Keep Your Child Safe at College
Keep Your Child Safe at College
By Matthew A. Ferri, Esq. How do you keep your child safe at college? Schools across the United States are preparing plans on the safest ways to welcome back students for the 2020-21 year. Elementary through High Schools are figuring out whether remote, in-person, or some hybrid makes the most sense for their districts. Meanwhile, some universities have begun to permit their students to move back to campus and for parents all around this can be a nerve-wracking time.
Under “normal” circumstances for those of you who are parents of college students, you would likely worry whether your children are eating properly, focusing on studies, and getting enough sleep. Now, you also have to contend with the unknowns brought by the pandemic – how much learning will be done in person, how many students will be permitted to register for a course, how many students will be living in a dorm room, and what if your child has a medical emergency while away at school? Keeping your child safe at college has taken on a whole new level of complexity.
The Legal Realities of Having an Adult Child
Now that your child is an adult, the rules change. The medical privacy law, HIPAA, prevents your child’s doctor from discussing their medical conditions with you, even during a life-threatening emergency. And, if your child becomes incapacitated, without the proper documentation you would not be able to act right away on their behalf to make medical or financial decisions for them.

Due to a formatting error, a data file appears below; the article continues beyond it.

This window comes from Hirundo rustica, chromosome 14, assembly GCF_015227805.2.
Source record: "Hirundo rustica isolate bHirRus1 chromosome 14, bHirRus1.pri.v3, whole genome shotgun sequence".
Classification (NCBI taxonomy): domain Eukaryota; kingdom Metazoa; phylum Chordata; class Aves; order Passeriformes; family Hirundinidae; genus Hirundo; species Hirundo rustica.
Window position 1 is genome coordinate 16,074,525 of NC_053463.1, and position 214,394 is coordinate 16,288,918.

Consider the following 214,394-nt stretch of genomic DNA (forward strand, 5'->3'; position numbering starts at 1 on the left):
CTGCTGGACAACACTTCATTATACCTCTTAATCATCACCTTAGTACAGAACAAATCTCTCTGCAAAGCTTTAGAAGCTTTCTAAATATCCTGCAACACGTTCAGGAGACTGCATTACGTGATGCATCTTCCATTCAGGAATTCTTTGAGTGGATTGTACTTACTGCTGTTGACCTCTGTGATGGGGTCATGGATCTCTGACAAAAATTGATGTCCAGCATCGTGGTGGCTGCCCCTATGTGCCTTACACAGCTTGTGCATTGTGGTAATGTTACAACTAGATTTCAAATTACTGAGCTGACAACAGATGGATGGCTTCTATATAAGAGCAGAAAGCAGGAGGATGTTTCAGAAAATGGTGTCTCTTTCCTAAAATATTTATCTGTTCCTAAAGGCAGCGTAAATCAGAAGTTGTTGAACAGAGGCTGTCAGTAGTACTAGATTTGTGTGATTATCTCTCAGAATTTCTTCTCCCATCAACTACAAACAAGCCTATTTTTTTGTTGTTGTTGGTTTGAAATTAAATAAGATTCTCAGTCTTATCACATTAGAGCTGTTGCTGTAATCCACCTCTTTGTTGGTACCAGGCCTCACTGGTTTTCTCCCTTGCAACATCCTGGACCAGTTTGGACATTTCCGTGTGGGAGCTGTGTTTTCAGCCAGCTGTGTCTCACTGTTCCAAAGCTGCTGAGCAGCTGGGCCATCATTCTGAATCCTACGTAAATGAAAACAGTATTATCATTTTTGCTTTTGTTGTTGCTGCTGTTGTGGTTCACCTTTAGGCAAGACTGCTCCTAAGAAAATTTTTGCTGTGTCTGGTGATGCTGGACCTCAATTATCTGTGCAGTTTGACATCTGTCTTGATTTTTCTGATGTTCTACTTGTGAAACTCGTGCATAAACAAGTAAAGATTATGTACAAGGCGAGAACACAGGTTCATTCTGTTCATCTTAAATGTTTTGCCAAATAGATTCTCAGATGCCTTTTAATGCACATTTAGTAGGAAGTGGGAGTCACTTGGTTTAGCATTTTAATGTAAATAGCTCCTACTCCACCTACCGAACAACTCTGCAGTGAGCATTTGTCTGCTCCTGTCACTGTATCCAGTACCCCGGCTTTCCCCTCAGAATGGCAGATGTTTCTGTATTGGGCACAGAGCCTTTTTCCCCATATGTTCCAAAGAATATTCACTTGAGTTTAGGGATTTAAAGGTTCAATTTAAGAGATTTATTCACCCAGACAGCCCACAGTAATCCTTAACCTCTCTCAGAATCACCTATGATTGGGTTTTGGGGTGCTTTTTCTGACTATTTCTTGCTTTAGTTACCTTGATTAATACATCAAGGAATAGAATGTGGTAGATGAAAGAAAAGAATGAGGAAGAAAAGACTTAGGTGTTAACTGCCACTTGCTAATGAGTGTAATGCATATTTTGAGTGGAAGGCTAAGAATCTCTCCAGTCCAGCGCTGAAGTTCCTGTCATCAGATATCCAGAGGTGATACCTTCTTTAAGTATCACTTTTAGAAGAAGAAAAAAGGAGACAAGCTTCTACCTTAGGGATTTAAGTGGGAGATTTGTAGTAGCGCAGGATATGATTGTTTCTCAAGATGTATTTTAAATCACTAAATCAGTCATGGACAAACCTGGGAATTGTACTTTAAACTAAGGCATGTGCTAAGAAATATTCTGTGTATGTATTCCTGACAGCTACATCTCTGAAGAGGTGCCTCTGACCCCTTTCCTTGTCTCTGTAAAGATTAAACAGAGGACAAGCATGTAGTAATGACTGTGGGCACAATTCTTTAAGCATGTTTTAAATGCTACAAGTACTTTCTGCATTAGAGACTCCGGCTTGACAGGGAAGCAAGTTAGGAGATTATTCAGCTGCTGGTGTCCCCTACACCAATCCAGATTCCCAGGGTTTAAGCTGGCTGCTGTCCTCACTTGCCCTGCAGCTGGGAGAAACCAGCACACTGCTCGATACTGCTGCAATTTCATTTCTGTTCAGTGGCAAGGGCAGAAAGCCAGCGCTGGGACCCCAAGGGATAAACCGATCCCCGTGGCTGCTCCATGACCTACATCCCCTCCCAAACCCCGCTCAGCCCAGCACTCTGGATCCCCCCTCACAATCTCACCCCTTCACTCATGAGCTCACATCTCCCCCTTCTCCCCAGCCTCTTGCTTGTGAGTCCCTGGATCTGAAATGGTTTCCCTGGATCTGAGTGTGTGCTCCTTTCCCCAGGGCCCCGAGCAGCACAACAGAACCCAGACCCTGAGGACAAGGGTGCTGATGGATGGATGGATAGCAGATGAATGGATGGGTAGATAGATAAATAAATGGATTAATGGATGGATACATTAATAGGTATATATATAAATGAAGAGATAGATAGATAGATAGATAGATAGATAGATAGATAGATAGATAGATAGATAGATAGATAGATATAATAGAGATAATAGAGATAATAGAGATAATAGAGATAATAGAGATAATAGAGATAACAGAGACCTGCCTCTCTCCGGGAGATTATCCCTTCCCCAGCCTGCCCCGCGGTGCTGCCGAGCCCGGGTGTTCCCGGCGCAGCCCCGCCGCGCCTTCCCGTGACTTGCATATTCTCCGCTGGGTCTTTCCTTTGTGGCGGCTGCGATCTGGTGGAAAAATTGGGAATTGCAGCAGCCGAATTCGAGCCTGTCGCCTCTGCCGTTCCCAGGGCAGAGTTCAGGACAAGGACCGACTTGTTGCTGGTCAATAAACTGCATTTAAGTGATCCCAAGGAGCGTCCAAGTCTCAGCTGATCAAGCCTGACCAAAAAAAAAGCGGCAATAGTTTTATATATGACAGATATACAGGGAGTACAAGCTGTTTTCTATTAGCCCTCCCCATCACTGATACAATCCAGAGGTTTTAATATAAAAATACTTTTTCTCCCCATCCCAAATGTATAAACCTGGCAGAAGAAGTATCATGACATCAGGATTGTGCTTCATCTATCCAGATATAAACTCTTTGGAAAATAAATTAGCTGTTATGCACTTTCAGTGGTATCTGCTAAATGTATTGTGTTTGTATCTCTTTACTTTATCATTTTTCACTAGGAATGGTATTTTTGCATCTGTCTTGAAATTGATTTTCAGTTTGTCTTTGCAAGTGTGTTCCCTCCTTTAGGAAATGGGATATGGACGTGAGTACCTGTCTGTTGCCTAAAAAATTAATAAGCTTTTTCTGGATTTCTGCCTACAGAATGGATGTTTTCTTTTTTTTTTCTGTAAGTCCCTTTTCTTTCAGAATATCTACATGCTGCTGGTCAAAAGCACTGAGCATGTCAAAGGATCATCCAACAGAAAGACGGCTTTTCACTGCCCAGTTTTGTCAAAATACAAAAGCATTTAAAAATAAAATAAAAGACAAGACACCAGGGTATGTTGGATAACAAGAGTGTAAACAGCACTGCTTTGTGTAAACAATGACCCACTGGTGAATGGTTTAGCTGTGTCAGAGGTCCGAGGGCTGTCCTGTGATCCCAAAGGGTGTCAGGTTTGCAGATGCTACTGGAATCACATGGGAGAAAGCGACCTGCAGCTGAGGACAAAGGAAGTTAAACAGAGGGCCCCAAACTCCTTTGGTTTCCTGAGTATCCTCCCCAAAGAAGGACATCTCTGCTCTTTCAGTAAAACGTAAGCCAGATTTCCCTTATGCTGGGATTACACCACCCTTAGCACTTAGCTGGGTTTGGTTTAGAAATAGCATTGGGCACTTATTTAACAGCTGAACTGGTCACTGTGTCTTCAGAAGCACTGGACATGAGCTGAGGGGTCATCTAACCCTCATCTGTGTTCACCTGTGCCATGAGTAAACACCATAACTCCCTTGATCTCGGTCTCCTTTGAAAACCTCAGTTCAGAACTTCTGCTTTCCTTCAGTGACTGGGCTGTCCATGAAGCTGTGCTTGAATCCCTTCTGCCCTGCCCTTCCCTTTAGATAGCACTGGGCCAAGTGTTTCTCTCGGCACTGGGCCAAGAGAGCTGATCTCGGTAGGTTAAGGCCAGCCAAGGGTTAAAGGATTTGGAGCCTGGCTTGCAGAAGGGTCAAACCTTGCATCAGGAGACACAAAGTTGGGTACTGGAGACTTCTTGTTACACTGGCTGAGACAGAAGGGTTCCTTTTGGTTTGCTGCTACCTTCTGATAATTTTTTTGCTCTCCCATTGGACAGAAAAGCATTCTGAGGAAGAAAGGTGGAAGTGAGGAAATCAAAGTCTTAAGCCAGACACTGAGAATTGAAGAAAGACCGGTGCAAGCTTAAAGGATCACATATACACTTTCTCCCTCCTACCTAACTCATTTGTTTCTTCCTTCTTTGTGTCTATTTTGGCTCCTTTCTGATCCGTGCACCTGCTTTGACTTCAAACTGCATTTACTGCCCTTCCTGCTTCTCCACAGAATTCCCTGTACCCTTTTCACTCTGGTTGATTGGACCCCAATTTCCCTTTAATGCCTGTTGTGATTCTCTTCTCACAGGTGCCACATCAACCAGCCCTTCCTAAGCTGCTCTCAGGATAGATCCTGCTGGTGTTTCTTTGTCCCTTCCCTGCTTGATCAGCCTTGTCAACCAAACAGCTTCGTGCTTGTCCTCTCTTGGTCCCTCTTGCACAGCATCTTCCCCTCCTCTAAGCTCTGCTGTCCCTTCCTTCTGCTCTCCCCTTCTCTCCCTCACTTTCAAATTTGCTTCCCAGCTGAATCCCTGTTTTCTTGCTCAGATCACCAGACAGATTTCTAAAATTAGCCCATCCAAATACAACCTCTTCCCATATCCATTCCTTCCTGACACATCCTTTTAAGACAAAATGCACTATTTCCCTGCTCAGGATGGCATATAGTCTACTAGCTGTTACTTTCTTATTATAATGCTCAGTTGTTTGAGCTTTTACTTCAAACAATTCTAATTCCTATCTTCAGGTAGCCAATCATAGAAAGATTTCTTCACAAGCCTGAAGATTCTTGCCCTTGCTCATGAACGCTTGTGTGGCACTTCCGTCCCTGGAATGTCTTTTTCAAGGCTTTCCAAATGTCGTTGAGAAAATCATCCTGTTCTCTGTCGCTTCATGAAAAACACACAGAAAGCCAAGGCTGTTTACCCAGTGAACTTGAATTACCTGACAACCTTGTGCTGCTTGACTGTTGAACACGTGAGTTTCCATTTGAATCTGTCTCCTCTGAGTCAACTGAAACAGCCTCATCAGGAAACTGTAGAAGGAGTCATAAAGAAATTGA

In order to help protect your child, and not lose potentially valuable time getting approval from the courts to act on your child’s behalf, you can make sure they have a few different essential documents in place before they get to campus. Your child needs a Healthcare Durable Power of Attorney, a HIPAA Release, and a Financial Power of Attorney.
These important documents will let your child designate you as an agent. This means the doctor will be able to talk with you if something happens to your child. You can also make critical medical decisions for them or handle their financial matters if they are incapacitated.
Using A Healthcare POA and HIPAA Release Form
Once your child fills out the medical documents, it’s important that their doctors can access them during an emergency, so they know they are allowed to talk to you. This is why our Estate Plans can include a membership in DocuBank. This service ensures that the hospital can immediately get a copy of your child’s Health Care Proxy and HIPAA Release, so you can rest easier knowing that these important documents will be quickly accessible when you need them.
Other useful features of DocuBank are that the card your child receives will list their allergies and pre-existing medical conditions. Also, it includes an alert when your child’s card is used to retrieve their emergency information. The alert contains the phone number of the facility requesting the information so you can immediately call to follow up. And, since the hospital will have the HIPAA release form before you call, there should be no obstacle to you receiving the information you need.
It is important to not overlook planning for these young adults, even though we still think of them as kids. Taking some minor precautions now can have a potential major impact later, especially in these challenging times. To learn how we can help protect your child at college, contact us at (248) 409-0256, for a complimentary consultation. We are currently offering telephone and Zoom meetings, if needed.
About the Author
Matthew A. Ferri, J.D., M.B.A., is the Founder and Principal of Life Focus Planning, a Michigan based estate planning law firm. He is an estate planning attorney with offices in Bloomfield Hills, Michigan and Shelby Township, Michigan.